Medical Brigade 2016 Report

Sep 9, 2016 | Medical Brigade |

The 2016 Medical Brigade to Honduras was an unmitigated success! Thank you so much to all who contributed. We had 50 volunteers from the United States and 19 participants from Honduras join us this year. This included 4 doctors and 5 nurse practitioners from the USA, and 4 Honduras dentists. This year was the first year we recruited Honduran doctors to join us, and we had 5 Honduran MDs, recent graduates, who were eager and enthusiastic participants. Their presence changed the essence of the brigade, and for the better!

 

The providers from both countries learned so much from each other, and I look forward to continuing these relationships. We had some interpreters from the States, but more from the local colleges. The Honduran interpreters were a great group, with very good English skills. They too were filled with energy and enthusiasm for the mission. Hopefully our role at Honduras Good Works will continue to evolve towards equipping the Honduran medical and dental professionals to be the primary caretakers of their people in these rural communities.

 

Team Photo

Montaña Clara Maria Casa de Retiro

Our Team of Translators

This year the team went to 20 different villages over 5 days, and saw a total of 2580 people. The 4 dentists pulled hundreds of teeth, and relieved the dental pain of many more. We went down with 130,000 Tylenol, 40,000 ibuprofen, 45,000 atenolol, 30,000 Enalapril—Well, you get the picture. We took 65 crates and duffle bags, each weighing 49 pounds, filled with medications, and donated hygiene items. What we didn’t give away during the brigades we donated to local clinics at the end of the week.

Preparations for the trip began in January, when the “Brigadiers” met and began planning this year’s trip. There is so much to be done to organize a trip like this, and having a whole committee for the planning has proven to be a blessing. We had 3 packing parties through the Spring, to bag up thousands and thousands of pills into appropriate doses, and get them properly labeled. Many people joined us in that endeavor that couldn’t come on the trip, and we couldn’t have done it without their help. Other meds were purchased in Honduras by the Advance Team after their arrival. The Advance Team was also responsible for buying tons (literally!) of food for our lunches that we packed out to the Brigades daily.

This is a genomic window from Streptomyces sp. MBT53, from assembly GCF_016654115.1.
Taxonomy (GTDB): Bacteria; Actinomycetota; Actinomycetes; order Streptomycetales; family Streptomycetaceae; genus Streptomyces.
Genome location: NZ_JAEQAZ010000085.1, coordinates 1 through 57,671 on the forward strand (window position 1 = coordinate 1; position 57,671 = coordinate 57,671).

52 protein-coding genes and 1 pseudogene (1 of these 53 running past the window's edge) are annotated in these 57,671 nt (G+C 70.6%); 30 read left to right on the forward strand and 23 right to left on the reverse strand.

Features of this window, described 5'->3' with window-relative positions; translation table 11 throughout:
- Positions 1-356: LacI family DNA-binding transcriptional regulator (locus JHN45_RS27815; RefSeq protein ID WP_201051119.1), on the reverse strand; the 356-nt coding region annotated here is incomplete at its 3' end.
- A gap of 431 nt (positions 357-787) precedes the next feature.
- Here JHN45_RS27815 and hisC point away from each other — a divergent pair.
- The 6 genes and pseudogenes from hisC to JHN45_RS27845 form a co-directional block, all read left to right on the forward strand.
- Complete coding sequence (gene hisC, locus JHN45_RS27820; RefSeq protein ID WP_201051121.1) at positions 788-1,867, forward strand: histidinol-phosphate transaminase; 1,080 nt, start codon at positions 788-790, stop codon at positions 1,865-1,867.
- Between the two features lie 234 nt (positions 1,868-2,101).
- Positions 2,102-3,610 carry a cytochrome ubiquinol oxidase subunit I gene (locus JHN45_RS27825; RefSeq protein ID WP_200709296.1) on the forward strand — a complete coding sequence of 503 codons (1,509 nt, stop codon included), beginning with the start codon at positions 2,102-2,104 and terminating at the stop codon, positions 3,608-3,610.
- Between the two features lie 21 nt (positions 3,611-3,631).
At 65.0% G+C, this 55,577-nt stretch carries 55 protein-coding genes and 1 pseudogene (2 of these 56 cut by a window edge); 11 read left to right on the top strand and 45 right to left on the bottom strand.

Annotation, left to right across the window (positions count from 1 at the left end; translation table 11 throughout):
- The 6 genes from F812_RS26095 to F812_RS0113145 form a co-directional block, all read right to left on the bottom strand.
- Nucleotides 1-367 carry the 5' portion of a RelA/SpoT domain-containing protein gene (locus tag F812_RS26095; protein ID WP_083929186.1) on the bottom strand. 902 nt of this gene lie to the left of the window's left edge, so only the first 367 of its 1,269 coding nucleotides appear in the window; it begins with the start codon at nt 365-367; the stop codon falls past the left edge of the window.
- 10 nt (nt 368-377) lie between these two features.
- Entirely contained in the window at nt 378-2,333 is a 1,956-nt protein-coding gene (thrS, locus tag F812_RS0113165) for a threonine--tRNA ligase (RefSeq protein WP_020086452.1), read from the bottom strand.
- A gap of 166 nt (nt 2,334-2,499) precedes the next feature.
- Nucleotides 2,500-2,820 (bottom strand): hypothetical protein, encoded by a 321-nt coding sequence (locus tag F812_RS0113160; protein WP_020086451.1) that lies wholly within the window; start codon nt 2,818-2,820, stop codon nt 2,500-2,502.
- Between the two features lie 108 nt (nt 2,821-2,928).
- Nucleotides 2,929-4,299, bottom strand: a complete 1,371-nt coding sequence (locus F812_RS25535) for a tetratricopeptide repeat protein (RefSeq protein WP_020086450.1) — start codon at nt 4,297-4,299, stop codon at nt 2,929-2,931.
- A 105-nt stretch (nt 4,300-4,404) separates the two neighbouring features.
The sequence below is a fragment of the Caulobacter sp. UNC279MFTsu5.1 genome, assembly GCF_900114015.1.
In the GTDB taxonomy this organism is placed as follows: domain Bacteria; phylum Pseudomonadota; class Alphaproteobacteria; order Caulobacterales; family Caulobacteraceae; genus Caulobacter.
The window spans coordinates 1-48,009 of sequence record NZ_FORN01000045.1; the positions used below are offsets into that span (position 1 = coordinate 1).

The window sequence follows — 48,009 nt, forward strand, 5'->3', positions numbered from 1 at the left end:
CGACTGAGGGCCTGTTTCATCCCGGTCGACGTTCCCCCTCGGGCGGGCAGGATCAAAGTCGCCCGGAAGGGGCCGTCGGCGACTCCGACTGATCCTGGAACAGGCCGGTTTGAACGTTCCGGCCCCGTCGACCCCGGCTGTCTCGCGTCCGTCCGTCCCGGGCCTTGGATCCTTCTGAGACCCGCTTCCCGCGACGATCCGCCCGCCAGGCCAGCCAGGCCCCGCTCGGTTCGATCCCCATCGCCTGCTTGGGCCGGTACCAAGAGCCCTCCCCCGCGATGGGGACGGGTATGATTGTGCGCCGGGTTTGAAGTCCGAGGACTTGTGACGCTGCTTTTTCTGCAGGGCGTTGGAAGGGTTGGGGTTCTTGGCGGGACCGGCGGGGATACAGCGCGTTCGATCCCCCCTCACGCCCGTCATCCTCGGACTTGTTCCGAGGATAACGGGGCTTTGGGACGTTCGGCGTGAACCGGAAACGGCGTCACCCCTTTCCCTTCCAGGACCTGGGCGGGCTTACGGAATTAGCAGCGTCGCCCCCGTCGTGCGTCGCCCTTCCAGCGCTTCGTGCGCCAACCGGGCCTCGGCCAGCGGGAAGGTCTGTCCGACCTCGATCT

Our day began with an excellent breakfast provided by the nuns at the Montaña Clara Maria Casa de Retiro, the Retreat Center where we stay. We then had morning worship, received our assignments, and left for the day, riding in 4 wheel drive pick up trucks, or the Deanery School bus. Our destinations were 30 minutes to 1.5 hours away, often on very poor “roads”. We usually set up in the Episcopal church, or local school or meeting hall. Usually we worked by the light of the day, setting up our tables by the open windows so we could see the patients. Once seen by the provider, the patients frequently needed to stop at the treatment nurse’s table, for blood or urine testing, reading glasses, ear wax removal and the like. Then on to the pharmacy to pick up their prescribed meds. We always broke for a simple lunch, usually of non-perishable food, (no refrigeration) and at that time many took a walk around to see the village, or went on a home visit to see a patient too debilitated to get to the clinic area. Once all the patients were seen, we prayed and gave thanks for the local volunteers who helped out (frequently high school students who are HGW scholarship recipients), and then headed back to the Retreat Center. Evenings included a good dinner, a small group discussion to decompress and process the day, and to share where we saw God. Then some down time to socialize with each other, before starting the work of repacking all the boxes for the next day’s clinics.

After 5 days of clinics, we had a day to relax, visit a near-by village well known for its arts and crafts, or to go hiking. The following day, several chose to go to the lovely beaches at Roatan, others went to see Mayan ruins and attend Spanish school in Copan, and the rest returned home to Houston, except for the 3 members of the “after team”. They were in charge of delivering all the left overs to the various clinics, checking in the trucks, etc.

We returned tired but rejuvenated, having seen some tragedies that we could do nothing about, but also having seen God’s hand in so many ways. As Father Paul says, “We went with full crates and came home with empty crates, but with full hearts”. Our missioners were impressed with the strength and resilience of the Hondurans we met, and were touched by their enjoyment of life, and their faith. I think this was one of our best trips yet, and look forward to next year, when we can once again see our friends in Honduras.

Submitted by Brenda Towell, MD,
Chair of Brigadier Committee

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